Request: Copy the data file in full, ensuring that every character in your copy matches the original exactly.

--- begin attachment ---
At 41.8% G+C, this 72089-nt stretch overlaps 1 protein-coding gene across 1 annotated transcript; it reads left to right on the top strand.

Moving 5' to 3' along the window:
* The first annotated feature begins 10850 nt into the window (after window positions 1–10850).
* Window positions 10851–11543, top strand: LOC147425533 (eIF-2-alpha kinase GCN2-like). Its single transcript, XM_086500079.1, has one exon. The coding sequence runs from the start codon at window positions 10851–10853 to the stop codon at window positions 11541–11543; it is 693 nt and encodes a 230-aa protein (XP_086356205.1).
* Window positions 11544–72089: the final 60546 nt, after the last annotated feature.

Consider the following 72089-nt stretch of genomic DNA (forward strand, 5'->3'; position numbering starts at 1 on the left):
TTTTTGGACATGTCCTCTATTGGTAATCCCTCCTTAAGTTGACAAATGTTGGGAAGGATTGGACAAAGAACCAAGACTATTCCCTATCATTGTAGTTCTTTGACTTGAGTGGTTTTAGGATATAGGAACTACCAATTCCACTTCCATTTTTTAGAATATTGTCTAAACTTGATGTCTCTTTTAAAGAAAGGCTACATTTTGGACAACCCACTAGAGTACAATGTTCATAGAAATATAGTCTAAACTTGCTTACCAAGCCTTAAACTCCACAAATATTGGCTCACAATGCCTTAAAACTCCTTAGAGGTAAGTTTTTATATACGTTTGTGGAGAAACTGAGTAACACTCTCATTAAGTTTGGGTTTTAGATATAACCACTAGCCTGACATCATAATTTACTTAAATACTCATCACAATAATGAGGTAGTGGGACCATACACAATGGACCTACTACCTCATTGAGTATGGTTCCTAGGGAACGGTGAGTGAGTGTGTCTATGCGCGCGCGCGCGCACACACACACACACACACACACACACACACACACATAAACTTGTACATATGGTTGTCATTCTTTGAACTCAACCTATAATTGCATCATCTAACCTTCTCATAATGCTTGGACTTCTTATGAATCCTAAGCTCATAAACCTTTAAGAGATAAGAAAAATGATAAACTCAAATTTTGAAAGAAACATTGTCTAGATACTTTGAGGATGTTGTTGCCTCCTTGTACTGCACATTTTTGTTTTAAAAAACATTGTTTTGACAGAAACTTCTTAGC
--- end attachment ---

At 41.8% G+C, this 72089-nt stretch overlaps 1 protein-coding gene across 1 annotated transcript; it reads left to right on the top strand.

Moving 5' to 3' along the window:
* The first annotated feature begins 10850 nt into the window (after window positions 1–10850).
* Window positions 10851–11543, top strand: LOC147425533 (eIF-2-alpha kinase GCN2-like). Its single transcript, XM_086500079.1, has one exon. The coding sequence runs from the start codon at window positions 10851–10853 to the stop codon at window positions 11541–11543; it is 693 nt and encodes a 230-aa protein (XP_086356205.1).
* Window positions 11544–72089: the final 60546 nt, after the last annotated feature.

Consider the following 72089-nt stretch of genomic DNA (forward strand, 5'->3'; position numbering starts at 1 on the left):
TTTTTGGACATGTCCTCTATTGGTAATCCCTCCTTAAGTTGACAAATGTTGGGAAGGATTGGACAAAGAACCAAGACTATTCCCTATCATTGTAGTTCTTTGACTTGAGTGGTTTTAGGATATAGGAACTACCAATTCCACTTCCATTTTTTAGAATATTGTCTAAACTTGATGTCTCTTTTAAAGAAAGGCTACATTTTGGACAACCCACTAGAGTACAATGTTCATAGAAATATAGTCTAAACTTGCTTACCAAGCCTTAAACTCCACAAATATTGGCTCACAATGCCTTAAAACTCCTTAGAGGTAAGTTTTTATATACGTTTGTGGAGAAACTGAGTAACACTCTCATTAAGTTTGGGTTTTAGATATAACCACTAGCCTGACATCATAATTTACTTAAATACTCATCACAATAATGAGGTAGTGGGACCATACACAATGGACCTACTACCTCATTGAGTATGGTTCCTAGGGAACGGTGAGTGAGTGTGTCTATGCGCGCGCGCGCGCACACACACACACACACACACACACACACACACACATAAACTTGTACATATGGTTGTCATTCTTTGAACTCAACCTATAATTGCATCATCTAACCTTCTCATAATGCTTGGACTTCTTATGAATCCTAAGCTCATAAACCTTTAAGAGATAAGAAAAATGATAAACTCAAATTTTGAAAGAAACATTGTCTAGATACTTTGAGGATGTTGTTGCCTCCTTGTACTGCACATTTTTGTTTTAAAAAACATTGTTTTGACAGAAACTTCTTAGC